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Subject:Re: Should we skip HTML? From:Tim Altom <taltom -at- IQUEST -dot- NET> Date:Tue, 10 Mar 1998 11:46:49 -0500
Oh no, not this argument again!
>Nearly everybody has a web browser on their computer. That is a fact.
It isn't a fact. And worse, there's no way to definitely anticipate WHICH
browser they've got.
>Few people have Acrobat readers or the browser plug-ins. The market
>penetration for Acrobat readers is quite small. Most users do not take the
>time and frustration to load their Acrobat reader drivers. This is a fact.
The market penetration for HTML is much broader because of the Web, not
because people want to use it for their own help files. And what is an
"Acrobat reader driver?" Acrobat Reader is a viewer, but it's not a driver.
>That is why HTML help is better. Not to mention the fact that PDF files are
>enormous when they contain a lot of graphics, while HTML files can be much
>smaller and more modular. This is an opinion.
Er, no. HTML files can't contain graphics while PDFs can. Further, HTML
isn't compressed (unless you count HTML Help from Microsoft) while PDF is.
We routinely reduce twenty megs or more of FrameMaker to less than a meg of
PDF. Further, modularity isn't an issue because a PDF file can access other
PDFs or, if need be, a website.
>Acrobat technology has been perpetuated by Adobe-lovers for years. It is a
>pretty neat technology, but the fact is that most people do not have the
>Acrobat readers (or have the wrong versions). In the days before HTML and
>web sites were popular, Acrobat was a good idea. Unfortunately, HTML is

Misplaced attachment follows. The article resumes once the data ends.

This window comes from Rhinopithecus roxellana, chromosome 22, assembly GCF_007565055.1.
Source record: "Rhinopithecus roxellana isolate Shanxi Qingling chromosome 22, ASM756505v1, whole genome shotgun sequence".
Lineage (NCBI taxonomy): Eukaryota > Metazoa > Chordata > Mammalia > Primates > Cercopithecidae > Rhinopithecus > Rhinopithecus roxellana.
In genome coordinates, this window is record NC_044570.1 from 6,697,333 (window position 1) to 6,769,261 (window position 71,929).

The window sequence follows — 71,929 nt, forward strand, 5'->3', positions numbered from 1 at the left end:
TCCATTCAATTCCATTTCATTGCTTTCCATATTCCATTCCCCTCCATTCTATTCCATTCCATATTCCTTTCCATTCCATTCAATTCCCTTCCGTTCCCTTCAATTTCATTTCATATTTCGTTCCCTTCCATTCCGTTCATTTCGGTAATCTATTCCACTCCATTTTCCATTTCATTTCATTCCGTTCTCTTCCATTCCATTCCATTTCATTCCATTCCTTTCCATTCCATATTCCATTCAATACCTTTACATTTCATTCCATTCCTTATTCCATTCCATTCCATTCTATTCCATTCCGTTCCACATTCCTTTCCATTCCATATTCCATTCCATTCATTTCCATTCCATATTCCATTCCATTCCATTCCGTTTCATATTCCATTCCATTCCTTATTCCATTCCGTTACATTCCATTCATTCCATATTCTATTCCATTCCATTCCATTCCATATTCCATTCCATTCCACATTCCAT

>winning the share of eyeballs.
Again, that's not the killer argument it seems to be. And in point of fact,
there are more WINHELP viewers than browsers, because every copy of Windows
since the 80s ships with the viewer. If the "eyeballs count" is the biggest
factor, then we should all return at once to winhelp.exe.
>Therefore, if you do PDF format only -- be prepared to loose eyeballs to
>people who do not care to deal with the Acrobat reader stuff. When I
>consult with clients I advise them to let go of the PDF dependence and go to
>HTML on-line documentation. With the new HTML tools like FrontPage,
>developing on-line HTML documentation is very easy.
Ease of development is only one factor in the decision. Ease of updating,
the integrity of the files, the security of the files, the need for
scripting, DLLs or other embellishments, the ability to foresee the
browser/viewer brand and version, and many other factors should be
considered. I can appreciate your eagerness to embrace the newest and
sexiest of the display technologies, and I have to confess that I'm looking
forward to my first paid-for HTML help project, but I'm going to continue
probing deeply into our clients' needs before I recommend a course to them.
Vice President, Simply Written, Inc.
317.899.5882 (voice) 317.899.5987 (fax)
Creators of the Clustar Method (TM)
An out-of-the-box methodology for fast task-based documentation
that's easy to port to paper, WinHelp, Acrobat, SGML, and other media.